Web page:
In the middle part of the last decade, religious figures in Nigeria brought a halt to polio vaccination campaigns in much of the north of the country. Unsurprisingly, an outbreak of the disease occurred only a few years later, with dozens of children getting sick. It spread rapidly out of control, with strands of the disease being detected across large parts of Africa and eventually making it as far as Indonesia. In total 27 countries were affected before it was brought under control.
Dr. Hassan El Bushra, head of the World Health Organization (WHO) in Lebanon, retells the story as a warning about the danger of domino effects. “One country not responding is a threat to others,” Bushra says. In response to the logical follow on question — is Syria the new Nigeria? — he simply says “exactly.”
Since Syria’s three-year civil war began, the violence has destroyed healthcare facilities across the country – meaning vaccination programs have rapidly declined. As such, millions are now susceptible to diseases such as polio.
Polio, a disease that only affects humans, can cause paralysis and even death, with young children particularly susceptible. Prior to the Syrian war, it had been eradicated in most parts of the Middle East, with Lebanon, Syria and Iraq all last seeing cases over a decade ago. “It is a disease that is almost dying, it is vanishing. We at the WHO and the whole world are about to kill this pathogen,” Bushra says.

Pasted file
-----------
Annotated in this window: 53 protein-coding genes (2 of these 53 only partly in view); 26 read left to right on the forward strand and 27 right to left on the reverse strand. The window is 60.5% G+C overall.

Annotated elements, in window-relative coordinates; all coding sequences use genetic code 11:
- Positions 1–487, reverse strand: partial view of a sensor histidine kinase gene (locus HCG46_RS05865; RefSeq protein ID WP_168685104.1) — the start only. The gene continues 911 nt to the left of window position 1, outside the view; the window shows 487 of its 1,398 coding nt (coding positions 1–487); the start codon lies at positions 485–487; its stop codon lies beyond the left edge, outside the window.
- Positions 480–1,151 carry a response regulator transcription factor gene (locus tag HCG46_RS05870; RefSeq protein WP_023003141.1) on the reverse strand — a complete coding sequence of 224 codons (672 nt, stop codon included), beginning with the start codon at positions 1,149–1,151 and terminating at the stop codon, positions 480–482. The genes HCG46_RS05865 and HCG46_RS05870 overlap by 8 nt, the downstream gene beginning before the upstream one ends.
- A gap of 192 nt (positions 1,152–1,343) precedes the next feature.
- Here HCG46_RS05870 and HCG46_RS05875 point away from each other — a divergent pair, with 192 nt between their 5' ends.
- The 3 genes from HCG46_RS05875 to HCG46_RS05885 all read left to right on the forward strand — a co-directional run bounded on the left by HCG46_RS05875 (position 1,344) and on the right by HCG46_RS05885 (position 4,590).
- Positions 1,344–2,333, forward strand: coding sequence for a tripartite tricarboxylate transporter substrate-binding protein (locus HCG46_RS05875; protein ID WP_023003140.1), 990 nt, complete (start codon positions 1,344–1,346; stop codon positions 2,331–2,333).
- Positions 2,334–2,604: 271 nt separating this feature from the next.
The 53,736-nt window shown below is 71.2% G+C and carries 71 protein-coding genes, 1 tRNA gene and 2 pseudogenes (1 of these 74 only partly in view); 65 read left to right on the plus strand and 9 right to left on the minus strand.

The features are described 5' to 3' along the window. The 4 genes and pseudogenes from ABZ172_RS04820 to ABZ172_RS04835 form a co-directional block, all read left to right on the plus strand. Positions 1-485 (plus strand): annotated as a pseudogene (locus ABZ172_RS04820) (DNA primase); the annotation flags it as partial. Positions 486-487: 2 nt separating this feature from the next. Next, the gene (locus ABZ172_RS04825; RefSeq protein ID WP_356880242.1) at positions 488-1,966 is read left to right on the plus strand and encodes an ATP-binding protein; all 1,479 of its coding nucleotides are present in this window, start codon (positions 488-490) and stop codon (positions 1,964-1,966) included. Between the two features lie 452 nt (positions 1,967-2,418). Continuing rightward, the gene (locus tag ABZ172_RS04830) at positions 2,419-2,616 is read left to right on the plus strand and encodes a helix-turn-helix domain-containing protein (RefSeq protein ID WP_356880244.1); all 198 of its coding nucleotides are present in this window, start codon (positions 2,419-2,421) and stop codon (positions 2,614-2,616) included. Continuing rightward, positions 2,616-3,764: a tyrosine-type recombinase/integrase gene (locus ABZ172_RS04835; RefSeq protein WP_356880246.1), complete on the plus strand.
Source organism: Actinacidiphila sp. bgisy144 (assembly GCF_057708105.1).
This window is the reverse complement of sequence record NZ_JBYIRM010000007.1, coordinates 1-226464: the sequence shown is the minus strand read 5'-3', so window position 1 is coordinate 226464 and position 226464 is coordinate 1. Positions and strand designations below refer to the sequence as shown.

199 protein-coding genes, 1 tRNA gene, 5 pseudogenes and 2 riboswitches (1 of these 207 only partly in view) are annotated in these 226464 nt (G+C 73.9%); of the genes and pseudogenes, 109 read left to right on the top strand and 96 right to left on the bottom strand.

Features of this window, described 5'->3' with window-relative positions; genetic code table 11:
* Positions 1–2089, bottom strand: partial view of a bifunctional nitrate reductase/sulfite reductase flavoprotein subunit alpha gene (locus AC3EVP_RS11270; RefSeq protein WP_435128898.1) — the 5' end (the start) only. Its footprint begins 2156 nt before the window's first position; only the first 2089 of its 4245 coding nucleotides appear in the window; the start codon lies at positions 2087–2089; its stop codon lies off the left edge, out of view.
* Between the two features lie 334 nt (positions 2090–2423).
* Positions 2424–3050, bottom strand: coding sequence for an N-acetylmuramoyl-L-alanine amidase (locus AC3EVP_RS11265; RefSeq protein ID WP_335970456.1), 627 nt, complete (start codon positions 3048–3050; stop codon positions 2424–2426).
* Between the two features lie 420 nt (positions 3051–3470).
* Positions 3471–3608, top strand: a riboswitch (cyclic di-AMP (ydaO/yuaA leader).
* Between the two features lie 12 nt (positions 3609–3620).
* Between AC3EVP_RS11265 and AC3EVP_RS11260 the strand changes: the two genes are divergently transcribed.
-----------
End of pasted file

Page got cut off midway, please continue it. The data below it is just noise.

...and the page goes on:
Yet Syria’s implosion has breathed new life into a dying plague. Hundreds of cases of the virus, which lives in water and contaminates food and sewage, have been diagnosed, with the first outbreak occurring in the eastern city of Deir ez-Zor.
“Because of the destruction of the health system in Syria, the virus has already started [spreading]. People are afraid to go to the healthcare facilities, they have become more susceptible — especially the newly born,” Bushra says. The strand that began in Deir ez-Zor has been traced as far away as Egypt, Palestine and even Pakistan. “There are no direct flights from Pakistan to Deir ez-Zor,” he says to emphasize the rapid and indirect nature of the spillover.
Indeed, in the past few weeks the first case since 2000 was confirmed in Iraq, raising the WHO’s assessment of the threat of a major outbreak in the country to high. Bushra points out that the nature of polio as a disease means that for every child who gets severe symptoms, there are many other carriers who show no signs. “One case of paralytic polio means that about 200 children were already affected by the virus,” he says.
So far, Lebanon, the country that has opened its borders to the most Syrian refugees, has avoided the disease. While there have been a few cases reported in the media as potential polio, they have as yet all been false alarms. Part of this has been good planning — together with WHO and UNICEF, the Lebanese government has just completed a fourth campaign to vaccinate hundreds of thousands of children.
These campaigns have managed to hold back the disease, according to Dr. Salim Adib, an epidemiology professor at the Lebanese University in Beirut. He points out that the vaccine is easy to provide as it is taken orally and does not require an injection and therefore the campaign has been able to reach out rapidly to refugee communities. “The government is doing more than it was expected to do,” he says.